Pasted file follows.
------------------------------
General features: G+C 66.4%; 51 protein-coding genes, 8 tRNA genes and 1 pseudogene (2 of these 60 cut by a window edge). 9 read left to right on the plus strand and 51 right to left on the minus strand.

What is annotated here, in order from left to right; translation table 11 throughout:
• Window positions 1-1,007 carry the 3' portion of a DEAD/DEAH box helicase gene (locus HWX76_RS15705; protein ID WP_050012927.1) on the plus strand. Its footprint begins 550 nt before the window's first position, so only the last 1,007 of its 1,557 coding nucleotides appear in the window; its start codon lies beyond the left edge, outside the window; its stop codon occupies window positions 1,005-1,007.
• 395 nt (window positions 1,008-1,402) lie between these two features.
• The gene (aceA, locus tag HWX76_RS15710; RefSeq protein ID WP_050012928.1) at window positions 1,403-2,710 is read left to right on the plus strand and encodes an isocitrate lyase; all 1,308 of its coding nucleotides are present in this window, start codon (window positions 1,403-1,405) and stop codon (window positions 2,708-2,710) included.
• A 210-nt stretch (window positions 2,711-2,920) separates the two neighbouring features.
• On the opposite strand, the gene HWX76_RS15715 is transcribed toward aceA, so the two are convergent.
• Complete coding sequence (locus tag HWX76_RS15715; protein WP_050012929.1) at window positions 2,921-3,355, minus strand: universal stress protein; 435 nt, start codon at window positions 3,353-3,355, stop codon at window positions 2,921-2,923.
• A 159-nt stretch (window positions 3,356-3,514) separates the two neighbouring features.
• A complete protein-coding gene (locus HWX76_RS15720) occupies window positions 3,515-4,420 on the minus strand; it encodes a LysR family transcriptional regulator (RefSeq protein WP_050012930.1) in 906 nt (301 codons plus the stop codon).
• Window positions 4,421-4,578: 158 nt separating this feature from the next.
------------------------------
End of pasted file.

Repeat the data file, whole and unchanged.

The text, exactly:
General features: G+C 66.4%; 51 protein-coding genes, 8 tRNA genes and 1 pseudogene (2 of these 60 cut by a window edge). 9 read left to right on the plus strand and 51 right to left on the minus strand.

What is annotated here, in order from left to right; translation table 11 throughout:
• Window positions 1-1,007 carry the 3' portion of a DEAD/DEAH box helicase gene (locus HWX76_RS15705; protein ID WP_050012927.1) on the plus strand. Its footprint begins 550 nt before the window's first position, so only the last 1,007 of its 1,557 coding nucleotides appear in the window; its start codon lies beyond the left edge, outside the window; its stop codon occupies window positions 1,005-1,007.
• 395 nt (window positions 1,008-1,402) lie between these two features.
• The gene (aceA, locus tag HWX76_RS15710; RefSeq protein ID WP_050012928.1) at window positions 1,403-2,710 is read left to right on the plus strand and encodes an isocitrate lyase; all 1,308 of its coding nucleotides are present in this window, start codon (window positions 1,403-1,405) and stop codon (window positions 2,708-2,710) included.
• A 210-nt stretch (window positions 2,711-2,920) separates the two neighbouring features.
• On the opposite strand, the gene HWX76_RS15715 is transcribed toward aceA, so the two are convergent.
• Complete coding sequence (locus tag HWX76_RS15715; protein WP_050012929.1) at window positions 2,921-3,355, minus strand: universal stress protein; 435 nt, start codon at window positions 3,353-3,355, stop codon at window positions 2,921-2,923.
• A 159-nt stretch (window positions 3,356-3,514) separates the two neighbouring features.
• A complete protein-coding gene (locus HWX76_RS15720) occupies window positions 3,515-4,420 on the minus strand; it encodes a LysR family transcriptional regulator (RefSeq protein WP_050012930.1) in 906 nt (301 codons plus the stop codon).
• Window positions 4,421-4,578: 158 nt separating this feature from the next.